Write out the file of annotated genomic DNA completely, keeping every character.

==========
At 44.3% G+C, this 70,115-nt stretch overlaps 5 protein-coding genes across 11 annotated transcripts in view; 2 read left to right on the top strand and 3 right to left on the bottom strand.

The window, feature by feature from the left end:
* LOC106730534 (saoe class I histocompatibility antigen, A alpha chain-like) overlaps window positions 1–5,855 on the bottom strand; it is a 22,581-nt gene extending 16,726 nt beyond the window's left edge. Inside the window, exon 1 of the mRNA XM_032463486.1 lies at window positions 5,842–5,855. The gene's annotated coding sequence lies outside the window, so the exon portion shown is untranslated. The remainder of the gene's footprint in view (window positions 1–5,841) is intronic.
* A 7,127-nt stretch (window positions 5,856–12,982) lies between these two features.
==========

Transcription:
At 44.3% G+C, this 70,115-nt stretch overlaps 5 protein-coding genes across 11 annotated transcripts in view; 2 read left to right on the top strand and 3 right to left on the bottom strand.

The window, feature by feature from the left end:
* LOC106730534 (saoe class I histocompatibility antigen, A alpha chain-like) overlaps window positions 1–5,855 on the bottom strand; it is a 22,581-nt gene extending 16,726 nt beyond the window's left edge. Inside the window, exon 1 of the mRNA XM_032463486.1 lies at window positions 5,842–5,855. The gene's annotated coding sequence lies outside the window, so the exon portion shown is untranslated. The remainder of the gene's footprint in view (window positions 1–5,841) is intronic.
* A 7,127-nt stretch (window positions 5,856–12,982) lies between these two features.